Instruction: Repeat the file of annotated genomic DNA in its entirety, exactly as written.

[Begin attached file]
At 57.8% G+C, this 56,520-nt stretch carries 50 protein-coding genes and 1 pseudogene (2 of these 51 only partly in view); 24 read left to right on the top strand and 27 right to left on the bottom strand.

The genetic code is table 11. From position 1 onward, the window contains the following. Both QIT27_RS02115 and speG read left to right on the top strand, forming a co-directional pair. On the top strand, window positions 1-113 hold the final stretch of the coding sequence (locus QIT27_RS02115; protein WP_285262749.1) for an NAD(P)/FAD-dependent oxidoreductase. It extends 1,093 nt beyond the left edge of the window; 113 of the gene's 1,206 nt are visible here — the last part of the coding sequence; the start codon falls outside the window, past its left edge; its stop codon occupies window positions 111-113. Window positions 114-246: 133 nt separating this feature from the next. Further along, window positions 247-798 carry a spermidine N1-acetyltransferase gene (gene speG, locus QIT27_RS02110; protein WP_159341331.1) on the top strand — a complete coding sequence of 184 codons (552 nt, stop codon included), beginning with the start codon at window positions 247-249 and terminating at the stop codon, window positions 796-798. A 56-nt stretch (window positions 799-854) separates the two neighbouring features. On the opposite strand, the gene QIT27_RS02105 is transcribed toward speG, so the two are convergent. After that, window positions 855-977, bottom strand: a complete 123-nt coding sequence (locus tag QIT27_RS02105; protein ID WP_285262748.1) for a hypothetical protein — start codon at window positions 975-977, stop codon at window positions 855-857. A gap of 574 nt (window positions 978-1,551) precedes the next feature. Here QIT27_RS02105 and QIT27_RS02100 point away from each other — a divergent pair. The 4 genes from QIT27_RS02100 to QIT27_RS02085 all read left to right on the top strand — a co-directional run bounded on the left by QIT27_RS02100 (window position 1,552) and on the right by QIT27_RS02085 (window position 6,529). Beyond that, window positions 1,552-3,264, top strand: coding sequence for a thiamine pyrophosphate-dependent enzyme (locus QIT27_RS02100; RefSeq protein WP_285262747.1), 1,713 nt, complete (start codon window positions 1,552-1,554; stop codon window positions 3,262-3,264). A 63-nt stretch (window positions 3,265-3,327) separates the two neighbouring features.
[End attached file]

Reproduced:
At 57.8% G+C, this 56,520-nt stretch carries 50 protein-coding genes and 1 pseudogene (2 of these 51 only partly in view); 24 read left to right on the top strand and 27 right to left on the bottom strand.

The genetic code is table 11. From position 1 onward, the window contains the following. Both QIT27_RS02115 and speG read left to right on the top strand, forming a co-directional pair. On the top strand, window positions 1-113 hold the final stretch of the coding sequence (locus QIT27_RS02115; protein WP_285262749.1) for an NAD(P)/FAD-dependent oxidoreductase. It extends 1,093 nt beyond the left edge of the window; 113 of the gene's 1,206 nt are visible here — the last part of the coding sequence; the start codon falls outside the window, past its left edge; its stop codon occupies window positions 111-113. Window positions 114-246: 133 nt separating this feature from the next. Further along, window positions 247-798 carry a spermidine N1-acetyltransferase gene (gene speG, locus QIT27_RS02110; protein WP_159341331.1) on the top strand — a complete coding sequence of 184 codons (552 nt, stop codon included), beginning with the start codon at window positions 247-249 and terminating at the stop codon, window positions 796-798. A 56-nt stretch (window positions 799-854) separates the two neighbouring features. On the opposite strand, the gene QIT27_RS02105 is transcribed toward speG, so the two are convergent. After that, window positions 855-977, bottom strand: a complete 123-nt coding sequence (locus tag QIT27_RS02105; protein ID WP_285262748.1) for a hypothetical protein — start codon at window positions 975-977, stop codon at window positions 855-857. A gap of 574 nt (window positions 978-1,551) precedes the next feature. Here QIT27_RS02105 and QIT27_RS02100 point away from each other — a divergent pair. The 4 genes from QIT27_RS02100 to QIT27_RS02085 all read left to right on the top strand — a co-directional run bounded on the left by QIT27_RS02100 (window position 1,552) and on the right by QIT27_RS02085 (window position 6,529). Beyond that, window positions 1,552-3,264, top strand: coding sequence for a thiamine pyrophosphate-dependent enzyme (locus QIT27_RS02100; RefSeq protein WP_285262747.1), 1,713 nt, complete (start codon window positions 1,552-1,554; stop codon window positions 3,262-3,264). A 63-nt stretch (window positions 3,265-3,327) separates the two neighbouring features.